The death toll from a devastating landslide in the US state of Washington remains at 14 but is expected to rise, with many more people missing, officials say.
The number of people unaccounted for after Saturday’s disaster still stood at 176, although officials stress that could include some double-counting and people who turn up safe and sound.
On Monday the confirmed death toll rose from eight to 14 following the mudslide which hit the town of Oso in Snohomish County, 95 kilometres north of Seattle.
“We’re expecting that number to go up throughout the day,” said Snohomish County fire district chief Travis Hots at a morning briefing Tuesday.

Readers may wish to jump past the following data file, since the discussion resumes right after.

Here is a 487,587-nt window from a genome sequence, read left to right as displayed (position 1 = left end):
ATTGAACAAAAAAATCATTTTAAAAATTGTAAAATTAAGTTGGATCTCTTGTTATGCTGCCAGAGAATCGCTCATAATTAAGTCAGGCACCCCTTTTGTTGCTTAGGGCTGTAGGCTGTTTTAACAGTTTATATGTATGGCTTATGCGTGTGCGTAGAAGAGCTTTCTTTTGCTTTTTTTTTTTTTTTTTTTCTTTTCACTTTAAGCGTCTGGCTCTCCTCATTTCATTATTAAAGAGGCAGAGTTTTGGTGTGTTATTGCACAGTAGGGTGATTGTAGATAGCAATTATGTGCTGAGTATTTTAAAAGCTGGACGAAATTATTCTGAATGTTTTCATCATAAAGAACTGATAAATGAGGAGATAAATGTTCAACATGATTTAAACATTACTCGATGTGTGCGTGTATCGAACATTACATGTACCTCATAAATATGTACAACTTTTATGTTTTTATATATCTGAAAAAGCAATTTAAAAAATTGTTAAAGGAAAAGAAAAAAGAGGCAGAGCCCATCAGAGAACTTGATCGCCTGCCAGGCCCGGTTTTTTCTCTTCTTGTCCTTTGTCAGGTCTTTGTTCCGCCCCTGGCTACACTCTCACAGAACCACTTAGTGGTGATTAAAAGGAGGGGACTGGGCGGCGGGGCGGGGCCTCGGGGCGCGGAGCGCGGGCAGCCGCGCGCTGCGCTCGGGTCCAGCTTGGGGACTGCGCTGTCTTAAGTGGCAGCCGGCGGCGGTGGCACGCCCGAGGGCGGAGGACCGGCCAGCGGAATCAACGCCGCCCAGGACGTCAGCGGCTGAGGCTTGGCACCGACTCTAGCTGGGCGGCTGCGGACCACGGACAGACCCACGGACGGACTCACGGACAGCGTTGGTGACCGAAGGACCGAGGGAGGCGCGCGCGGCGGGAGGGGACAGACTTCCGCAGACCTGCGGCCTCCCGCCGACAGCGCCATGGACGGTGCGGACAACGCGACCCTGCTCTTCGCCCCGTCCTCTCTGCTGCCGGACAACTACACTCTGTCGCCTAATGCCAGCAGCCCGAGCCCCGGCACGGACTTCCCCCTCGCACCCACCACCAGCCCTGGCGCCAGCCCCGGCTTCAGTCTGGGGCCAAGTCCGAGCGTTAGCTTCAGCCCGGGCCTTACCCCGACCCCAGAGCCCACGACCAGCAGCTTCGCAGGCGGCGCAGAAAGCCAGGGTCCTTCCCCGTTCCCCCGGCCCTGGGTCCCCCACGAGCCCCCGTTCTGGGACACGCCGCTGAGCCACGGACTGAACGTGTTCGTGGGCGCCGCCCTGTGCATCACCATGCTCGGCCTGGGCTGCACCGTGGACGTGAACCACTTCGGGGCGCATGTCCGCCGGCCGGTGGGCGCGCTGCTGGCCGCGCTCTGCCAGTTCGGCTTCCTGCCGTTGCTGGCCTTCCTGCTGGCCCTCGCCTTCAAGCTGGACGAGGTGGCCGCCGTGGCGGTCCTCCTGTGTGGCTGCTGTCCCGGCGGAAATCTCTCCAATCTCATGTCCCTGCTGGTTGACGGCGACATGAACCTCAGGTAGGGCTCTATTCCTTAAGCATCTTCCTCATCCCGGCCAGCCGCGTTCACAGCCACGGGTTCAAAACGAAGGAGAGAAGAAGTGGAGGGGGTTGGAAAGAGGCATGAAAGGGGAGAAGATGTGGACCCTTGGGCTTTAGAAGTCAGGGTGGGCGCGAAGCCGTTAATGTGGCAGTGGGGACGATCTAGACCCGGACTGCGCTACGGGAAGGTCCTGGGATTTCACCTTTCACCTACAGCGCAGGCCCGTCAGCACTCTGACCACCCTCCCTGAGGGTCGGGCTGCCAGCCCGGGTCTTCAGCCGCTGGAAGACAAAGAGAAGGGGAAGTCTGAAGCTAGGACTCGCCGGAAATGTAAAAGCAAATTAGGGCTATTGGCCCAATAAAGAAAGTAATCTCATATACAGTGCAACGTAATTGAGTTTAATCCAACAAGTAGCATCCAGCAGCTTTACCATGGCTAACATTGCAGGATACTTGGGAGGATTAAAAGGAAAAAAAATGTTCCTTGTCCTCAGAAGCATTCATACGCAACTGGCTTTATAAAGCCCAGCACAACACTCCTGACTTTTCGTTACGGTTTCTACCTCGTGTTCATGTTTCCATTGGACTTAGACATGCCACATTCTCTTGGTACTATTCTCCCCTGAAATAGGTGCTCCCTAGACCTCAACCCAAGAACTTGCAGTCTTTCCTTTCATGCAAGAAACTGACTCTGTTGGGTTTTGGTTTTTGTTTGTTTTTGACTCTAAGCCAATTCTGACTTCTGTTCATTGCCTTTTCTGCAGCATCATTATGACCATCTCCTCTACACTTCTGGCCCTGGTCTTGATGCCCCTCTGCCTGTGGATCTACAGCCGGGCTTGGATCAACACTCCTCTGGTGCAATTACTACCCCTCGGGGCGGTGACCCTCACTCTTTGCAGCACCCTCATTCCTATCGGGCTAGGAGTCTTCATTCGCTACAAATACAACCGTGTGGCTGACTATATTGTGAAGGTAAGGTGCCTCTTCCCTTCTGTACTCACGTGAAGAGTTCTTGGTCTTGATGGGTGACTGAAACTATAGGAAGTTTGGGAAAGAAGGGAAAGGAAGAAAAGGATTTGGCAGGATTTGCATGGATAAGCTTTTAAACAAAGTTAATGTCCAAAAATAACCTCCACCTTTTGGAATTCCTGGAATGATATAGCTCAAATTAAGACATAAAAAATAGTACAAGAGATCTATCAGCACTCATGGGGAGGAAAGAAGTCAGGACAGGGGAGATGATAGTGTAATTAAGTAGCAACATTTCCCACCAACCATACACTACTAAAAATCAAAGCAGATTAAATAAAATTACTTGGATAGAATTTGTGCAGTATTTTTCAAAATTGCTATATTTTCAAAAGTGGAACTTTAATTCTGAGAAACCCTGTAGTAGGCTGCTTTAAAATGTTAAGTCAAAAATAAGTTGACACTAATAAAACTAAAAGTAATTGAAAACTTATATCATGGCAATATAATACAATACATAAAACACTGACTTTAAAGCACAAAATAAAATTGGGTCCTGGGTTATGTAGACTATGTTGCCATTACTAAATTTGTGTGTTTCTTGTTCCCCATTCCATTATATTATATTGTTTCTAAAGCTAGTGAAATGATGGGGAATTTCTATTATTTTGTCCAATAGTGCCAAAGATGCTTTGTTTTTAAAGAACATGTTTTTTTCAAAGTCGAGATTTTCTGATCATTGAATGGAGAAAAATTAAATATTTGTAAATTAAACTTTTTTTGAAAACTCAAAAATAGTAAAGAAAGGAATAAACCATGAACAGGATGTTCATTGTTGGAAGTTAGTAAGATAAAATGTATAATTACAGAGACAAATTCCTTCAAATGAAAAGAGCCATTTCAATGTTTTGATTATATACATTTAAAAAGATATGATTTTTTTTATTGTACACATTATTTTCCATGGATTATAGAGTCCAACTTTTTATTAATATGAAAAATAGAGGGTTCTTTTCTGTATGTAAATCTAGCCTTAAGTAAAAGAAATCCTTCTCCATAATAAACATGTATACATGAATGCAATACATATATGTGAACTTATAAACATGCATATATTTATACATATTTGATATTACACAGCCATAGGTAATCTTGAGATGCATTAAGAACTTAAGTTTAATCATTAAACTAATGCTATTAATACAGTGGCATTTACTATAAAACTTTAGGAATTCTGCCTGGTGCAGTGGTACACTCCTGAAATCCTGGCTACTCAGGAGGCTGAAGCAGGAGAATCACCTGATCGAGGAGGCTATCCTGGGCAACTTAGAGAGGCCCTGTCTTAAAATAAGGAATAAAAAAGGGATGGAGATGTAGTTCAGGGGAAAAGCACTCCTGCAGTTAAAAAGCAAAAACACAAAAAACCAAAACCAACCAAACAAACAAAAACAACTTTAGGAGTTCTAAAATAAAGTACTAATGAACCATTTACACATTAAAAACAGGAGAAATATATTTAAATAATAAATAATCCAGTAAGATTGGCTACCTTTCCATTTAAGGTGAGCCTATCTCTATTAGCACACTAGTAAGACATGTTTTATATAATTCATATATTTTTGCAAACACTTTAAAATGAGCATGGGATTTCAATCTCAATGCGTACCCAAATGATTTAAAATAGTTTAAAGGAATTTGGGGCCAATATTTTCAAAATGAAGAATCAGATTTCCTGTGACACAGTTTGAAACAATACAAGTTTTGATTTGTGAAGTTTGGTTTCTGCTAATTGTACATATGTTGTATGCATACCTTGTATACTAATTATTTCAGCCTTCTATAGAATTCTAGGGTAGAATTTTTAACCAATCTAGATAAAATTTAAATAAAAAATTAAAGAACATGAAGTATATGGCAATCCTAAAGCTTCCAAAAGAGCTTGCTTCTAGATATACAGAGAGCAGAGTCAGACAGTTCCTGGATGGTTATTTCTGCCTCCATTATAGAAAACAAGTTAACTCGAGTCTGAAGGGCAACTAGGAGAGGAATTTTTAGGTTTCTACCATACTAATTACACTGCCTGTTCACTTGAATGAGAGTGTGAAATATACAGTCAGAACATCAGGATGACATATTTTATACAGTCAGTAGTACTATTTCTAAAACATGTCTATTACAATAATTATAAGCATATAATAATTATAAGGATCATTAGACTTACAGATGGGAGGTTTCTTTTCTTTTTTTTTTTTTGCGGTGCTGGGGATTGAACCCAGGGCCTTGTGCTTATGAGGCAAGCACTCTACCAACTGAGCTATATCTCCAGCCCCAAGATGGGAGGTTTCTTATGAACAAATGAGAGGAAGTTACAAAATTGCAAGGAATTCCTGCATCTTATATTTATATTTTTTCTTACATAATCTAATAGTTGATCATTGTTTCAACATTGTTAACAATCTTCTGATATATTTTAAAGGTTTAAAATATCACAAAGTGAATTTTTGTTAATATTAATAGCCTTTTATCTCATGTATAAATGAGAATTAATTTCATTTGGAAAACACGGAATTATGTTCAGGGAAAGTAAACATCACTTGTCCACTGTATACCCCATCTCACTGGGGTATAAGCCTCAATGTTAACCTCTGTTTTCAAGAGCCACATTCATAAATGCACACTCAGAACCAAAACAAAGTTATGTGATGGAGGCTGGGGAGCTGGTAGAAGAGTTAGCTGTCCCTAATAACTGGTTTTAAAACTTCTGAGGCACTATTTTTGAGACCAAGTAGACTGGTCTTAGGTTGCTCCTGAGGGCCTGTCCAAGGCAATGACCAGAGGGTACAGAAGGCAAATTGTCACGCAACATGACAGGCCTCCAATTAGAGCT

A total of 49 dwellings in the rural town northeast of Seattle were hit by the wall of mud, rocks and trees, which also destroyed part of a highway.
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Three days on, officials insist it could still be possible to find someone alive, even though no survivors have been found since Saturday.
“I believe in miracles and I believe people can survive these events,” said emergency management chief John Pennington, adding: “They’ve done it before, they can do it again.”
President Barack Obama declared an emergency in the northwestern US state on Monday, ordering federal resources to join the local and state emergency services in tackling the disaster.
The local fire chief said the rescue and recovery operation will be a long one, but pledged to try to find every last victim.
“This is going to be a very long term event. This will be something that goes into the weeks,” said Hots, adding: “We’re going to do our very best to get everybody out of there.”